Blogger Dave Dice takes issue with the view that initial thread placement onto sockets, cores pipelines and other resources is process agnostic. He describes an experiment that suggests it is not thread creation time, but rather process membership that determines thread placement. Dice continues, reporting that the Solaris team explained that the kernel is no longer using a simple maximum dispersal policy, but instead thread placement is now process membership-aware. Even with a policy that allows process-aware packing, however, placement reverts to spreading threads onto other nodes if a node becomes too saturated. Dice concludes that threads from the same process are packed onto a subset of the strands of a socket (50% for T-series servers). Once that socket reaches the 50% threshold the kernel then picks another preferred socket for that process. Threads from unrelated processes are spread across sockets.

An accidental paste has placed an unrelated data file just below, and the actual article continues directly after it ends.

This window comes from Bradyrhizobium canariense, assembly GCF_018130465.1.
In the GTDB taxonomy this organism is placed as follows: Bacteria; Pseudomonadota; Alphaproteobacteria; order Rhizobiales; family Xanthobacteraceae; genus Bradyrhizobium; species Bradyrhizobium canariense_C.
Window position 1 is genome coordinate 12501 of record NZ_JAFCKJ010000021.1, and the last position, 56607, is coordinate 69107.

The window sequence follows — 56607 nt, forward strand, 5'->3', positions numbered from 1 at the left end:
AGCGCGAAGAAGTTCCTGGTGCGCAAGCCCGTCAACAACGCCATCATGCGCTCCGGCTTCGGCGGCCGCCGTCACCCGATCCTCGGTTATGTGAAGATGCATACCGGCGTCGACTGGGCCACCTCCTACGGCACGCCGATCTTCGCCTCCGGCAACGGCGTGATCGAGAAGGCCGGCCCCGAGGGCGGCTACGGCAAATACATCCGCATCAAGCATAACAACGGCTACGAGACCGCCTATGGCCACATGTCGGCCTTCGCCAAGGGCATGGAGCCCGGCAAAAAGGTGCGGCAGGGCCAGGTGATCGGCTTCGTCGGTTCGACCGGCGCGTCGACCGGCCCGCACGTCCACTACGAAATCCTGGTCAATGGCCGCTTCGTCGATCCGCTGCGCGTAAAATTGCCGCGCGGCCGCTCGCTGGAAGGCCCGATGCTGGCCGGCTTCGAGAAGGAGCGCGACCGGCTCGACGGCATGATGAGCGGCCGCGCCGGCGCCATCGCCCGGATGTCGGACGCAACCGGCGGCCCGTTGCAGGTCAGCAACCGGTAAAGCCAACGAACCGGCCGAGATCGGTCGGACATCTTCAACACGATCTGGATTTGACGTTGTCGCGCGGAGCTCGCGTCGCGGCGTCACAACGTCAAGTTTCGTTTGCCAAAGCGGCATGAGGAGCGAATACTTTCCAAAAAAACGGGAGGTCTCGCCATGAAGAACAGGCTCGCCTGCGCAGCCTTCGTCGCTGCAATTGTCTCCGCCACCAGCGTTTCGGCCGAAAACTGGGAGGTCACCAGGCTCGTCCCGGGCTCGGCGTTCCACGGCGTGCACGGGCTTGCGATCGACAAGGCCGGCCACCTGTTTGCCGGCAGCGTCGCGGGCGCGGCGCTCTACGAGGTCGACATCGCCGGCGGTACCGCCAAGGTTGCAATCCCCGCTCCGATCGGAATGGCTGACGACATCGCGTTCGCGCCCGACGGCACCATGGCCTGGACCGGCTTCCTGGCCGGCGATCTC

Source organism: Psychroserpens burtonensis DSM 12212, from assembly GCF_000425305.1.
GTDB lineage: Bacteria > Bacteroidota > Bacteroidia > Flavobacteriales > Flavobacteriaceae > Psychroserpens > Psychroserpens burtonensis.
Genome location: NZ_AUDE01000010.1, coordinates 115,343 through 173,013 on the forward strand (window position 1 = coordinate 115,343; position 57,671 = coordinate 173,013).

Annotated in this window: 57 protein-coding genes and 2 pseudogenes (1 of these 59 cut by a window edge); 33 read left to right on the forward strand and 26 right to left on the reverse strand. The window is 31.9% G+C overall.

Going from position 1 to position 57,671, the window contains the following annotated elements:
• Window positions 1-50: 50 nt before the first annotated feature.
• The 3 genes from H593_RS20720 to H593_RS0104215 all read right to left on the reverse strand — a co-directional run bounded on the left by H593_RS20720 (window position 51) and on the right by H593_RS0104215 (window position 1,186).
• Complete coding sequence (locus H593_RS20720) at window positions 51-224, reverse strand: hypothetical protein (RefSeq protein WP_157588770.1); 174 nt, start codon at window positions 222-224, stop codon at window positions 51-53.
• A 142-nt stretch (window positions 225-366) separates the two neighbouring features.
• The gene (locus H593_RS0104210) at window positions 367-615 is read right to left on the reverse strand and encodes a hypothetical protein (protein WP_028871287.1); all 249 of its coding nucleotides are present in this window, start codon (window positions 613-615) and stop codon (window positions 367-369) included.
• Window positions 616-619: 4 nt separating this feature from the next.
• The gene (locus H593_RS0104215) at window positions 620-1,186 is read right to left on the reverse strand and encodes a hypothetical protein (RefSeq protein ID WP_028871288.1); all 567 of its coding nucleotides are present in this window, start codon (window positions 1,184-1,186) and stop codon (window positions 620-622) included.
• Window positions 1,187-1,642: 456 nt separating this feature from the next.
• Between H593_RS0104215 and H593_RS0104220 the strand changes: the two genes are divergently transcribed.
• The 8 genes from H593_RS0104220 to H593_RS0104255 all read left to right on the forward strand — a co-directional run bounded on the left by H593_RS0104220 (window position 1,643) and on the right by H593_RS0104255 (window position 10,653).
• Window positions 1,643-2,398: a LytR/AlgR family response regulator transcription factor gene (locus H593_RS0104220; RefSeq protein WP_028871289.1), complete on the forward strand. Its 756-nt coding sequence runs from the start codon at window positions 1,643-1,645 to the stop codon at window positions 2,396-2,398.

What's New with Solaris 11 Since the Launch?
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